While studying at Davenport, YMCA Greater Grand Rapids’ Camp Manitou-Lin in Middleville hired Van Kampen in 1990 for what he assumed would be a summer job.

“I stayed there 10 years and, eventually, became its executive director,” Van Kampen said. “As immature as I was, I felt (conflicted): Do you want to be in law enforcement or work at the camp where you change people’s lives? I stayed with the (Sherriff’s) reserve department for 15 years but then stayed at Camp Manitou-Lin for 10 years and then went to another camp in Akron, Ohio (Camp Y-Noah, 1999-2001).”

From 2001-05, Van Kampen served as a children’s pastor at Mars Hill Bible Church in Grandville; from 2005-08, he was a children’s pastor at Hope Evangelical Free Church in Mason, Ohio, and from 2008-11, he was executive director of Camp Henry in Newaygo.

It was while he was working at Camp Henry that Van Kampen’s wife told him about an opening at MTM for vice president of programs. The idea initially didn’t appeal to him, but now he realizes the job encapsulates his entire skillset. He was hired in 2012 and became the MTM’s CEO in 2015.

“I’ve since found out my job at Mel Trotter is part cop, part teacher (Van Kampen teaches professional and graduate studies at Cornerstone University), part leader and director of nonprofit leadership. Everything I did previously has led to this job,” Van Kampen said.

Van Kampen said his varied experience means he’s not a Pollyanna when it comes to the plight of the homeless, nor to the perceptions that swirl around them.

Such talk came to a head in July, when Propaganda Doughnuts announced it was closing because its customers were being harassed by panhandlers and intoxicated people passed out on the sidewalks and in doorways and urinating in public. The business was about a block north of MTM.

“Nobody at Mel Trotter can support public urination or drug dealing. That is breaking the law,” Van Kampen said. “One of the things I strongly believe in is we can’t truly be a Cool City unless we’re embracing everyone equally, and we’re willing to help those who need the most help. Most people who are on South Division and are urinating in the streets, the vast majority of them are chronically mentally ill and, probably as a result of that, also have an addiction. So it seems to me as a community, we should be able to get together and say we are going to do something about the least of these.”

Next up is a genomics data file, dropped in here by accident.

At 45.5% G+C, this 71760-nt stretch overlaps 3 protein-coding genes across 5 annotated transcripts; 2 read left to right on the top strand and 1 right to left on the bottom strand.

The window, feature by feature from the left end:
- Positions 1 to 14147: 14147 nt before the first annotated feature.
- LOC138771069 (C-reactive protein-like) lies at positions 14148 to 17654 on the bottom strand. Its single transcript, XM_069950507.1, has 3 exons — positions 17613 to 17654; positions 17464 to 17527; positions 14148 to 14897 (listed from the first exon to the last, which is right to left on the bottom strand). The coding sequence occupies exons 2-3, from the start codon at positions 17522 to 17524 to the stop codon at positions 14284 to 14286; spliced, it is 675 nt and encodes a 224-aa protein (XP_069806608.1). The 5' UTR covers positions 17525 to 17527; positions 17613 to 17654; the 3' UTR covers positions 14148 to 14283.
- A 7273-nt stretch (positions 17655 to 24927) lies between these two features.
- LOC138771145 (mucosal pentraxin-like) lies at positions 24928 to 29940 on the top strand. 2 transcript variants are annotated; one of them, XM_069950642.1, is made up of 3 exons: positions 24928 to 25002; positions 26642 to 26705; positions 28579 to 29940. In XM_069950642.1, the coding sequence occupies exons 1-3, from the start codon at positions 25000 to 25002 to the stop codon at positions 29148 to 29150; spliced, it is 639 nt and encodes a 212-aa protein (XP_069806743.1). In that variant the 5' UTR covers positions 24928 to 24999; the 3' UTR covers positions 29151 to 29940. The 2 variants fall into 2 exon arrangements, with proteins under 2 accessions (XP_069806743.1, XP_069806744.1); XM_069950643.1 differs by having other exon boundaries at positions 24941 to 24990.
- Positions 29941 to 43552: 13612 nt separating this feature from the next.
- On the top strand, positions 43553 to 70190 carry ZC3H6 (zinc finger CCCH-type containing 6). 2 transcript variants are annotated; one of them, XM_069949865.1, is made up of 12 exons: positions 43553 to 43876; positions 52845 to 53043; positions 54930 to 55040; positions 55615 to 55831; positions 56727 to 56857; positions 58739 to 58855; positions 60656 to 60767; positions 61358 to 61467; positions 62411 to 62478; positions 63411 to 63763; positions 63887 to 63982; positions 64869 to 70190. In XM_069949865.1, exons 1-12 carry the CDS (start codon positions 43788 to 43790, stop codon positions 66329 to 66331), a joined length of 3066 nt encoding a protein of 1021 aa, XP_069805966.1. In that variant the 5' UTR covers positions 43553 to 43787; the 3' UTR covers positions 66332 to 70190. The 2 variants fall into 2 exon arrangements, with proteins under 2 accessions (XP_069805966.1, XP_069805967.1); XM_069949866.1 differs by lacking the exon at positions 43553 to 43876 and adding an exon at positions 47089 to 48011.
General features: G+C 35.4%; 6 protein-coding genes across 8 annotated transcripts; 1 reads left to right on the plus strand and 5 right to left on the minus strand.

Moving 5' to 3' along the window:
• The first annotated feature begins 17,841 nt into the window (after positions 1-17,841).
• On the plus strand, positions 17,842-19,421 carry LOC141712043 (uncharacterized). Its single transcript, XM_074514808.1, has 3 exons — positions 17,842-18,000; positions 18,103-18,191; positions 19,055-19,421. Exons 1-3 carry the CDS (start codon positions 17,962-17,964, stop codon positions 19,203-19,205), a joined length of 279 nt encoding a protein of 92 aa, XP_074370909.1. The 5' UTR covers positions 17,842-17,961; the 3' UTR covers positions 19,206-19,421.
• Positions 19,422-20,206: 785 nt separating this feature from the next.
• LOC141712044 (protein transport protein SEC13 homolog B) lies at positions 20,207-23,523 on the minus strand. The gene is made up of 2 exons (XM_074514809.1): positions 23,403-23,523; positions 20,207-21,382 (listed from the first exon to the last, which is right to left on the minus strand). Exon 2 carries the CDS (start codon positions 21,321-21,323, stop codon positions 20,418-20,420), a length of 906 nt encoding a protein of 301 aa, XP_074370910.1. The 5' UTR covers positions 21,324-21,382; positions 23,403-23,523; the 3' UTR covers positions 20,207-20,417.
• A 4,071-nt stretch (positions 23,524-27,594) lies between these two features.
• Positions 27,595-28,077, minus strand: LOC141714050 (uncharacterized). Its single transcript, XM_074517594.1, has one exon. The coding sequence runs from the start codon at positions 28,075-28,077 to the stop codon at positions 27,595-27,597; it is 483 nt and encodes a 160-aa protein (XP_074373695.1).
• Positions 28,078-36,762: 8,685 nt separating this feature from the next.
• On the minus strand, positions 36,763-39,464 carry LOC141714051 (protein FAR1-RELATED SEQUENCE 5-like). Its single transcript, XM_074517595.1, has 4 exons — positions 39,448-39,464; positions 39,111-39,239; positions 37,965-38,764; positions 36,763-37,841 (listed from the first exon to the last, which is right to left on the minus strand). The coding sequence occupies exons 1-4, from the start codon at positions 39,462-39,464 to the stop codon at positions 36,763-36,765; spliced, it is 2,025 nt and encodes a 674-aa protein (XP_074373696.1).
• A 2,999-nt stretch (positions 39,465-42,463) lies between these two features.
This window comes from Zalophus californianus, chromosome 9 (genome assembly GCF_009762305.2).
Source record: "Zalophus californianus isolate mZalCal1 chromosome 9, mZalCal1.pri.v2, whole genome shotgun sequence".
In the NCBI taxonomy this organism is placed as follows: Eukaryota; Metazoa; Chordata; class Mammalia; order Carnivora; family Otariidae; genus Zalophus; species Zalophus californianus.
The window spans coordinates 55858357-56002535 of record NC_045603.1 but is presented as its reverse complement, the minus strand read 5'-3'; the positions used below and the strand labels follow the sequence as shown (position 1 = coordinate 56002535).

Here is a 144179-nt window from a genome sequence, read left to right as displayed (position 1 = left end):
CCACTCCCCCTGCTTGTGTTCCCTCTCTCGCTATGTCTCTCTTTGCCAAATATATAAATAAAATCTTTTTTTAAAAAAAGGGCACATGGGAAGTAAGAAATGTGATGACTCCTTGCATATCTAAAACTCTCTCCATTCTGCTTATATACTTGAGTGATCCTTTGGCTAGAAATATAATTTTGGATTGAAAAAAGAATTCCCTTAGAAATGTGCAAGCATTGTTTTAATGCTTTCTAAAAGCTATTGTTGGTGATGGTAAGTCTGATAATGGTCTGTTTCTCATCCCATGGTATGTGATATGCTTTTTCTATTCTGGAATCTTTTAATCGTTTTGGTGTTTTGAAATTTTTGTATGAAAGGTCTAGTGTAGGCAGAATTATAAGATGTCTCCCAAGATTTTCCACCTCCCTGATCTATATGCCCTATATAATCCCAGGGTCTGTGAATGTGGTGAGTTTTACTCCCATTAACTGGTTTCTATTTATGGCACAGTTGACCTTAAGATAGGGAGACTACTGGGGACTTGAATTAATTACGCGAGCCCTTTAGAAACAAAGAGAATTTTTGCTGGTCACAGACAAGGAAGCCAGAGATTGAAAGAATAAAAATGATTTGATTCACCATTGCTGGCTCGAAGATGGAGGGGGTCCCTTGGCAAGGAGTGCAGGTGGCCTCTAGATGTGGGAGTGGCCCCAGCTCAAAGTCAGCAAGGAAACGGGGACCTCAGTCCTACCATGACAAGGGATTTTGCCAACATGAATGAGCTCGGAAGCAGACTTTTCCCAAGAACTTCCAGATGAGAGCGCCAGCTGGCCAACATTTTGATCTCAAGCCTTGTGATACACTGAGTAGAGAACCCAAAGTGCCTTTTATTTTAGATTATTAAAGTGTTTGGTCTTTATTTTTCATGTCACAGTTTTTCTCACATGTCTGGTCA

Despite this aspect of the Heartside neighborhood, Van Kampen believes businesses can earn a profit, but they need to do their homework before opening their doors.

We see examples of businesses being viable up and down the Heartside neighborhood,” he said. “I think there’s a question of what kind of a business? There was a high-end shoe store in Heartside that didn’t do well, and they moved the store to Eastown and they’re doing extremely well. That looks to me like capitalism 101.”

Another thorny issue with some is the panhandlers seen on street corners holding cardboard signs asking for donations, often claiming they are homeless and hungry.

To give or not to give? Van Kampen provides nuanced advice.

“I have given donations, but I usually don’t,” Van Kampen said. “But most of the time, I don’t give because many of the people who are panhandling are not actually homeless. That doesn’t mean they’re not in need, but I don’t want to serve as a reward for that kind of behavior.”

Recently, MTM linked arms with Rockford-based North Kent Community Services to make connections with the homeless in the municipalities of Rockford, Sparta, Cedar Spring and Kent City.

“The outlying homeless as far as Kent City and the West Side of Grand Rapids are not going to cross the (Grand) River and go to Heartside,” Van Kampen said. “But yet, our mission is to demonstrate the compassion of Christ to the hungry, hurting and homeless, so we believe to be good stewards of what we have here, we need to keeping going to Judea and Samaria and the ends of the Earth.

“We have four staff members (who are) spending part of their day working out of North Kent Services, and their job is to go out and identify and build relationships with the homeless.”